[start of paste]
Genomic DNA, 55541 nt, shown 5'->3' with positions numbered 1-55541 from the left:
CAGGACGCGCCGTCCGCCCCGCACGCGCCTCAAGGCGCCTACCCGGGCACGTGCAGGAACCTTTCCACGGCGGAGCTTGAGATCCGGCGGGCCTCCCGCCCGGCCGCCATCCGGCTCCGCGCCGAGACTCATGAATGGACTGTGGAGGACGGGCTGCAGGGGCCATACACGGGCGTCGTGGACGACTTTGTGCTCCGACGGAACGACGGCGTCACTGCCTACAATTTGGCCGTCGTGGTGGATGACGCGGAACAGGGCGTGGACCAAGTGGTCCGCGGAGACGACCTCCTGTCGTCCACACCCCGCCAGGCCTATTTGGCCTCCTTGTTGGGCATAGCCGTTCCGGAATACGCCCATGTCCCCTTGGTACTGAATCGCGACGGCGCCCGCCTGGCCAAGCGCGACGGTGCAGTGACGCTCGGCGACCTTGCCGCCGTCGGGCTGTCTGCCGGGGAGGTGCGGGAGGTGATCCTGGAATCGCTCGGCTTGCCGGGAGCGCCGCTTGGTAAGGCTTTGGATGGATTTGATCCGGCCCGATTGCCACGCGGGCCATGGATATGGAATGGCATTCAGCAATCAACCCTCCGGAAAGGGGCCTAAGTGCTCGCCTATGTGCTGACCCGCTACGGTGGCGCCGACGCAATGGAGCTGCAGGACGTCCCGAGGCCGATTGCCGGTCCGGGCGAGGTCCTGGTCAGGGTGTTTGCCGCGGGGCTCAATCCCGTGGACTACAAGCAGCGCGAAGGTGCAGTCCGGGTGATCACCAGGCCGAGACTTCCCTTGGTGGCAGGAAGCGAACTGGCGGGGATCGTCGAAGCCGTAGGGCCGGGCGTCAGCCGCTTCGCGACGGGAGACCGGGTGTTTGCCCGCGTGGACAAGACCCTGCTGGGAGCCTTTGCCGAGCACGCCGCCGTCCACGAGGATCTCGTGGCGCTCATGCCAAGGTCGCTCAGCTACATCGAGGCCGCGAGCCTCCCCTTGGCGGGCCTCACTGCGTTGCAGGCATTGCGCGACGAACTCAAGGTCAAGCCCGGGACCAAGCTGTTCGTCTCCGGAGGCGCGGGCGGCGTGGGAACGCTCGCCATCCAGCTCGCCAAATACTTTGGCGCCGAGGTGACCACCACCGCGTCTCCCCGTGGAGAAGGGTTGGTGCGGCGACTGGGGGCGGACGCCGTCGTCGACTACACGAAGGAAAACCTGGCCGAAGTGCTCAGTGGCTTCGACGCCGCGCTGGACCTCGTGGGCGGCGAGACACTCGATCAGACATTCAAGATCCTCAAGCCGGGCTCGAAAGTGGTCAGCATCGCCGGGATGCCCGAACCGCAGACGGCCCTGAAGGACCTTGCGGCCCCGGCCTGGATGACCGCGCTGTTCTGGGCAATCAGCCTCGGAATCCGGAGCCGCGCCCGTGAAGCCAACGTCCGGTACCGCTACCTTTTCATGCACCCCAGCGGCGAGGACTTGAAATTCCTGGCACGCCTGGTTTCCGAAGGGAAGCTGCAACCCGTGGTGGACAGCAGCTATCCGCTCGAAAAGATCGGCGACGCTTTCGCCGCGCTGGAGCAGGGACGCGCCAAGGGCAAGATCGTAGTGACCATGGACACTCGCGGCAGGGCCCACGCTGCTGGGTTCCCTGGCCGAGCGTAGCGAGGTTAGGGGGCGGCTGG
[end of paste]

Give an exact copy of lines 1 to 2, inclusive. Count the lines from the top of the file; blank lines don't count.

Genomic DNA, 55541 nt, shown 5'->3' with positions numbered 1-55541 from the left:
CAGGACGCGCCGTCCGCCCCGCACGCGCCTCAAGGCGCCTACCCGGGCACGTGCAGGAACCTTTCCACGGCGGAGCTTGAGATCCGGCGGGCCTCCCGCCCGGCCGCCATCCGGCTCCGCGCCGAGACTCATGAATGGACTGTGGAGGACGGGCTGCAGGGGCCATACACGGGCGTCGTGGACGACTTTGTGCTCCGACGGAACGACGGCGTCACTGCCTACAATTTGGCCGTCGTGGTGGATGACGCGGAACAGGGCGTGGACCAAGTGGTCCGCGGAGACGACCTCCTGTCGTCCACACCCCGCCAGGCCTATTTGGCCTCCTTGTTGGGCATAGCCGTTCCGGAATACGCCCATGTCCCCTTGGTACTGAATCGCGACGGCGCCCGCCTGGCCAAGCGCGACGGTGCAGTGACGCTCGGCGACCTTGCCGCCGTCGGGCTGTCTGCCGGGGAGGTGCGGGAGGTGATCCTGGAATCGCTCGGCTTGCCGGGAGCGCCGCTTGGTAAGGCTTTGGATGGATTTGATCCGGCCCGATTGCCACGCGGGCCATGGATATGGAATGGCATTCAGCAATCAACCCTCCGGAAAGGGGCCTAAGTGCTCGCCTATGTGCTGACCCGCTACGGTGGCGCCGACGCAATGGAGCTGCAGGACGTCCCGAGGCCGATTGCCGGTCCGGGCGAGGTCCTGGTCAGGGTGTTTGCCGCGGGGCTCAATCCCGTGGACTACAAGCAGCGCGAAGGTGCAGTCCGGGTGATCACCAGGCCGAGACTTCCCTTGGTGGCAGGAAGCGAACTGGCGGGGATCGTCGAAGCCGTAGGGCCGGGCGTCAGCCGCTTCGCGACGGGAGACCGGGTGTTTGCCCGCGTGGACAAGACCCTGCTGGGAGCCTTTGCCGAGCACGCCGCCGTCCACGAGGATCTCGTGGCGCTCATGCCAAGGTCGCTCAGCTACATCGAGGCCGCGAGCCTCCCCTTGGCGGGCCTCACTGCGTTGCAGGCATTGCGCGACGAACTCAAGGTCAAGCCCGGGACCAAGCTGTTCGTCTCCGGAGGCGCGGGCGGCGTGGGAACGCTCGCCATCCAGCTCGCCAAATACTTTGGCGCCGAGGTGACCACCACCGCGTCTCCCCGTGGAGAAGGGTTGGTGCGGCGACTGGGGGCGGACGCCGTCGTCGACTACACGAAGGAAAACCTGGCCGAAGTGCTCAGTGGCTTCGACGCCGCGCTGGACCTCGTGGGCGGCGAGACACTCGATCAGACATTCAAGATCCTCAAGCCGGGCTCGAAAGTGGTCAGCATCGCCGGGATGCCCGAACCGCAGACGGCCCTGAAGGACCTTGCGGCCCCGGCCTGGATGACCGCGCTGTTCTGGGCAATCAGCCTCGGAATCCGGAGCCGCGCCCGTGAAGCCAACGTCCGGTACCGCTACCTTTTCATGCACCCCAGCGGCGAGGACTTGAAATTCCTGGCACGCCTGGTTTCCGAAGGGAAGCTGCAACCCGTGGTGGACAGCAGCTATCCGCTCGAAAAGATCGGCGACGCTTTCGCCGCGCTGGAGCAGGGACGCGCCAAGGGCAAGATCGTAGTGACCATGGACACTCGCGGCAGGGCCCACGCTGCTGGGTTCCCTGGCCGAGCGTAGCGAGGTTAGGGGGCGGCTGG